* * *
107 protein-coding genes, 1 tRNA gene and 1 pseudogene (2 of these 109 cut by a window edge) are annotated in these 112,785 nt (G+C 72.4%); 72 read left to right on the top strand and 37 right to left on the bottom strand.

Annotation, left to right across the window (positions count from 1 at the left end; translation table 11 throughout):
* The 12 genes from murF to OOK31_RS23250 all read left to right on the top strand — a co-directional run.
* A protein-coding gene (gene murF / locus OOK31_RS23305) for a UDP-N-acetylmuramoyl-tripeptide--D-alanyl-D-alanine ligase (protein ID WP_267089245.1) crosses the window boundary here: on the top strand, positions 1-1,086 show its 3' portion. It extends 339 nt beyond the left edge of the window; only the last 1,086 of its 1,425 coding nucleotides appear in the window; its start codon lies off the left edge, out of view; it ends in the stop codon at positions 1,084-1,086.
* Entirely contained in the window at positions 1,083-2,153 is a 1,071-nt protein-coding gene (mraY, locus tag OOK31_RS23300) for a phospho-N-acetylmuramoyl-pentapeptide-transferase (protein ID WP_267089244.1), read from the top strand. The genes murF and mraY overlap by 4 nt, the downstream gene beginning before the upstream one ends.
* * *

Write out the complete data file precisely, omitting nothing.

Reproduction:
107 protein-coding genes, 1 tRNA gene and 1 pseudogene (2 of these 109 cut by a window edge) are annotated in these 112,785 nt (G+C 72.4%); 72 read left to right on the top strand and 37 right to left on the bottom strand.

Annotation, left to right across the window (positions count from 1 at the left end; translation table 11 throughout):
* The 12 genes from murF to OOK31_RS23250 all read left to right on the top strand — a co-directional run.
* A protein-coding gene (gene murF / locus OOK31_RS23305) for a UDP-N-acetylmuramoyl-tripeptide--D-alanyl-D-alanine ligase (protein ID WP_267089245.1) crosses the window boundary here: on the top strand, positions 1-1,086 show its 3' portion. It extends 339 nt beyond the left edge of the window; only the last 1,086 of its 1,425 coding nucleotides appear in the window; its start codon lies off the left edge, out of view; it ends in the stop codon at positions 1,084-1,086.
* Entirely contained in the window at positions 1,083-2,153 is a 1,071-nt protein-coding gene (mraY, locus tag OOK31_RS23300) for a phospho-N-acetylmuramoyl-pentapeptide-transferase (protein ID WP_267089244.1), read from the top strand. The genes murF and mraY overlap by 4 nt, the downstream gene beginning before the upstream one ends.